“If they had not been there, there would have been less than eight bidders for the franchises,” Srinivas said. “The IPL could have been a flop before it began. The fact that it didn’t was part luck and part the personal powers of Lalit Modi.”

Bollywood actor Shah Rukh Khan (left), part-owner of an IPL team, performs at this month’s IPL opening ceremony.
Franchise buyers, who forked over an average of $90 million for a team, featured some of India’s top businessmen and celebrities. There was Reliance Industries Chairman Mukesh Ambani, who paid $111 million for the Mumbai team, and Bollywood actor Shah Rukh Khan, who paid $75 million for the Kolkata franchise.

The owners shared in the league’s $90 million annual television rights fee and a half dozen sponsorships that ranged in value from $5 million to $12 million a year. Hero Honda, Citi, Pepsi and Vodafone were among the first to sign up. DLF, a real estate company, signed on as the league’s presenting sponsor.

Each of the IPL teams earned $12.5 million from central revenue in the first season, and that number rose to $18 million each in season three. Srinivas estimated total league and team revenue eclipsed more than $500 million in 2010.

“Most of us believed this would not click because there were too many ifs and buts,” Srinivas said. “Once it happened and it took off, the mix of cricket, entertainment and viewership in India took IPL to another level.”

Facing the future

There are a number of reasons why the IPL became such an overnight success. Much of it is due to the league’s stable structure and its ability to fill an entertainment void in a country with an emerging middle class.

Modi managed to marry Indians’ fanaticism for cricket with their fanaticism for Bollywood in a way no one had ever done in India before. In addition to the actor Khan owning a share of the Kolkata franchise, actors Juhi Chawla and Shilpa Shetty co-own the Rajasthan Royals, and Preity Zinta is a co-owner of the Kings XI Punjab.

Their star power was coupled with well-publicized late-night fashion shows and parties after games that provided plenty of copy and photos for the Indian press. There were also fireworks, cheerleaders and Super Bowl-sized concerts.

Teams averaged 58,000 spectators a match in 2008, and a poll by the Indian Times after that initial season showed more people attended or watched games on TV to see Khan than to see the cricket.

Citi, Hero Honda, Pepsi and Vodafone were among the first to buy IPL sponsorships, which range in value from $5 million to $12 million a year.
“It’s more than cricket, it’s celebrity glamour, as well,” said Charlotte Hollow, who manages Wasserman Media Group’s office in Mumbai. “As much as people love cricket, they love stars, and the combination of the two is what’s made the league a winner.”

The emphasis on entertainment helped the league attract female viewers to a sport whose fan base historically was dominated by men. Their interest helped boost television viewership.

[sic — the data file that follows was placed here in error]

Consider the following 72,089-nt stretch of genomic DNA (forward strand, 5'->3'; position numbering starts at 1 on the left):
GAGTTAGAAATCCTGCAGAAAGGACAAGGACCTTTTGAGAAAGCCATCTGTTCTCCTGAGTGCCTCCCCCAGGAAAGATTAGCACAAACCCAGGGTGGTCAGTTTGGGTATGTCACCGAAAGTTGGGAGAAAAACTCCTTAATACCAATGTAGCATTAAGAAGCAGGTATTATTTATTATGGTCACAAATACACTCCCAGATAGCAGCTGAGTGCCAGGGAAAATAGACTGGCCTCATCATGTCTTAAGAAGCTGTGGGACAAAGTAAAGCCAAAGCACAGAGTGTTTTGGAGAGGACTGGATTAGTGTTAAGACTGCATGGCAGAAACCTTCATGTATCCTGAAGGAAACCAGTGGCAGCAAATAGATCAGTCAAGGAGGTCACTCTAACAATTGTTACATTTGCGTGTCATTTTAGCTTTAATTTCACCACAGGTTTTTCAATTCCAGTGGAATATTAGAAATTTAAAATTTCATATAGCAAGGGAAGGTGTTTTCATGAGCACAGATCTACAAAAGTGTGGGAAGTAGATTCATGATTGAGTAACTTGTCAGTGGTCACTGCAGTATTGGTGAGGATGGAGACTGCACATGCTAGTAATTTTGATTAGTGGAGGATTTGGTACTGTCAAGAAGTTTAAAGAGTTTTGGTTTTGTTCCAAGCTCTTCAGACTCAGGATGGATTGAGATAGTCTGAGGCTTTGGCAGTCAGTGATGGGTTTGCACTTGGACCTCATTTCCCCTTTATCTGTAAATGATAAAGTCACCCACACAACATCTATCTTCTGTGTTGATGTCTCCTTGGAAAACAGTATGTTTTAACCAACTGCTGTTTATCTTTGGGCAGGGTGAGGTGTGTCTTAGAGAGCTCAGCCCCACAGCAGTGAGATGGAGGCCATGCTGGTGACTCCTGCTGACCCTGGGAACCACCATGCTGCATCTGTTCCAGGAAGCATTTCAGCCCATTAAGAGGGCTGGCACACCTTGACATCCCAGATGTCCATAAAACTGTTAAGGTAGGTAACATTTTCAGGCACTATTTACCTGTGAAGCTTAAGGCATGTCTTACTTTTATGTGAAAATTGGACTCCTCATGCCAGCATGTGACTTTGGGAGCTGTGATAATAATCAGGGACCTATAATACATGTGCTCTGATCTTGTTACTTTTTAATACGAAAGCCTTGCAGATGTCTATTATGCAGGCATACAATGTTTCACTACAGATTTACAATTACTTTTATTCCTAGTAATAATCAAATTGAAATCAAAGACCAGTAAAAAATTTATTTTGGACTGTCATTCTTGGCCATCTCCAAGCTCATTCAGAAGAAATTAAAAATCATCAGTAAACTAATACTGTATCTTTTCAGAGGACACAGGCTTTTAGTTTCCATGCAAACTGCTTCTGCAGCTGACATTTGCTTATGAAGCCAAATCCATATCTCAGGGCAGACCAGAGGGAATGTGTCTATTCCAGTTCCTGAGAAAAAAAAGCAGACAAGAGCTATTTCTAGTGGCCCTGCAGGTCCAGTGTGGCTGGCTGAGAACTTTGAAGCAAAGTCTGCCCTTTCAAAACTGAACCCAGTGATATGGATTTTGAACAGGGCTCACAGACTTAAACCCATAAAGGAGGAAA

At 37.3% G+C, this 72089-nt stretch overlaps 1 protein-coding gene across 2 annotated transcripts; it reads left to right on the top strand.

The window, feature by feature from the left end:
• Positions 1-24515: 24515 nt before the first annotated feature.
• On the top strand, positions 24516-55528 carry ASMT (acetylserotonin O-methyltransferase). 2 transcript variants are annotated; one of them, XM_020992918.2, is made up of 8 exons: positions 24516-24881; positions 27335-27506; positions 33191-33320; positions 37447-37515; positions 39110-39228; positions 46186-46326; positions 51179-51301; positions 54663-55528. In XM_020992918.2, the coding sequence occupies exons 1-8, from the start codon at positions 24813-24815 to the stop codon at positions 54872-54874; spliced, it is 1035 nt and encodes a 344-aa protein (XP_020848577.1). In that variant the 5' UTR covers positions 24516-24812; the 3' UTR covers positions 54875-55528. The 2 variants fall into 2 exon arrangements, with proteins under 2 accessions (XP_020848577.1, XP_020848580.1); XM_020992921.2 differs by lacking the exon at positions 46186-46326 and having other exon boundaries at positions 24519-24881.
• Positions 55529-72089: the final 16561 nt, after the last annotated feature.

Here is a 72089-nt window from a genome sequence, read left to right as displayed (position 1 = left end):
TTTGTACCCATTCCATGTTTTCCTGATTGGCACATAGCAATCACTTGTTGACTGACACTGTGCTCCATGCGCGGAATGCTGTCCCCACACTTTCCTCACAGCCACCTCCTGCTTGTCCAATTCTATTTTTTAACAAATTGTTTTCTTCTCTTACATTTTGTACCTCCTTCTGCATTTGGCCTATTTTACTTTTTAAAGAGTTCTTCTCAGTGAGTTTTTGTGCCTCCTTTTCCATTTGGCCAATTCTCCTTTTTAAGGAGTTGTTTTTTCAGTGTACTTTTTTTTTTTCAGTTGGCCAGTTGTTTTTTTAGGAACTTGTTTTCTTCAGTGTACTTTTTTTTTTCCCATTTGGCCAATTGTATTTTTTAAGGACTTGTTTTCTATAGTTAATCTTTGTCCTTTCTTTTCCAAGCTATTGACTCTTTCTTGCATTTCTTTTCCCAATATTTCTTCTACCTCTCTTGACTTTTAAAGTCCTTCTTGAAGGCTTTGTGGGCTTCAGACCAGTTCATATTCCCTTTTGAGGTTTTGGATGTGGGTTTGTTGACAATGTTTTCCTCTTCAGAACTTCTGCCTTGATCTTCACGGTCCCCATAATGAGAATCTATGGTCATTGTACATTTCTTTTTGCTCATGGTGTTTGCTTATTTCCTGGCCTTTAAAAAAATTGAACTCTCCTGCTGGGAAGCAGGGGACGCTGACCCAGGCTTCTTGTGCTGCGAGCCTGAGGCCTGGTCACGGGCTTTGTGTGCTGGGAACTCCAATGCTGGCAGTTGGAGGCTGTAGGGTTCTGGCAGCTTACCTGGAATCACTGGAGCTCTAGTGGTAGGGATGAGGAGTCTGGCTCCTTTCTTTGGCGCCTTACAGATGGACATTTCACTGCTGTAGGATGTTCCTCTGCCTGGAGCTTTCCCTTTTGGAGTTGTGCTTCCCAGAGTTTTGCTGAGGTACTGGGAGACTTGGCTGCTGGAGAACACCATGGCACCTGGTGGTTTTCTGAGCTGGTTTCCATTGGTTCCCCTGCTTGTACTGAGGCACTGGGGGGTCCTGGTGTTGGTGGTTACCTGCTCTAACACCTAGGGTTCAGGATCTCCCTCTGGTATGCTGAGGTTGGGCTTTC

The IPL became the first prime-time sports programming in India, and it was immediately embraced. In 2010, an estimated 67 million Indians watched IPL matches on average. Viewers tune in to the games on a nightly basis over the season in much the same way Americans watch the Olympics over its 17-day run.

“The eyeballs are amazingly high,” Srinivas said. “Every day you have a captive audience. People are glued to the television set.”

As consumption of the IPL rose, sponsorship interest followed. The Mumbai Indians recently signed a $5 million-a-year jersey sponsorship with Hero Honda. By comparison, the jersey sponsorship with Herbalife sold by Major League Soccer’s Los Angeles Galaxy was valued at $4.5 million after signing David Beckham.

Mark Ingall, Citi managing director of global strategic media, said that the company has been pleased with the return on its investment as the league’s official bank. The company gets in-venue signage at every game and is the presenting sponsor on TV and at matches of “Citibank Moments of Success,” which recognize significant plays during matches.

“Being associated with the IPL gives us a chance to look a bit bigger than we probably are,” Ingall said. “That’s perceptual scale.”

Commune’s Stewart said the IPL’s ability to offer marketers scale was what made it so appealing to sponsors.

“It’s a nation with something like 30 languages,” Stewart said. “Cricket is a language itself that cuts across language, religion, caste and this large land mass. It’s the one thing that brings it all together.”

Some in the sports industry wonder if the IPL will miss Lalit Modi’s marketing instinct.
Despite its early success, the infant league challenges ahead. The first will be how it copes without its founder and commissioner, Modi. The Board of Control for Cricket in India, which governs the sport, named its vice president, Chirayu Amin, interim commissioner last year.

Srinivas expects that without Modi, who orchestrated much of the overlap between Bollywood and the IPL, the league’s entertainment quotient will decrease. Others anticipate the league will miss Modi’s marketing instinct. But few think the IPL will struggle without him, and that’s primarily because it has established itself as a player in the Indian marketplace so quickly.

“The IPL is not a flash in the pan,” said Sam Rush, Wasserman Media Group’s international chief operating officer. “It combines the key environments you must have for longevity. You have a huge audience, you have a sport with great appeal, you have the interest of top brands, and you have built a top brand in the IPL.”

Wildblood, who is still overseeing IMG’s work organizing and running the league, agreed.

“If the question is can the league survive and flourish irrespective of the controversy, then sure it can,” Wildblood said. “It is something that’s bigger than any individual. This is now the biggest rock ’n’ roll show in India by a mile. It’s huge. It’s absolutely huge.”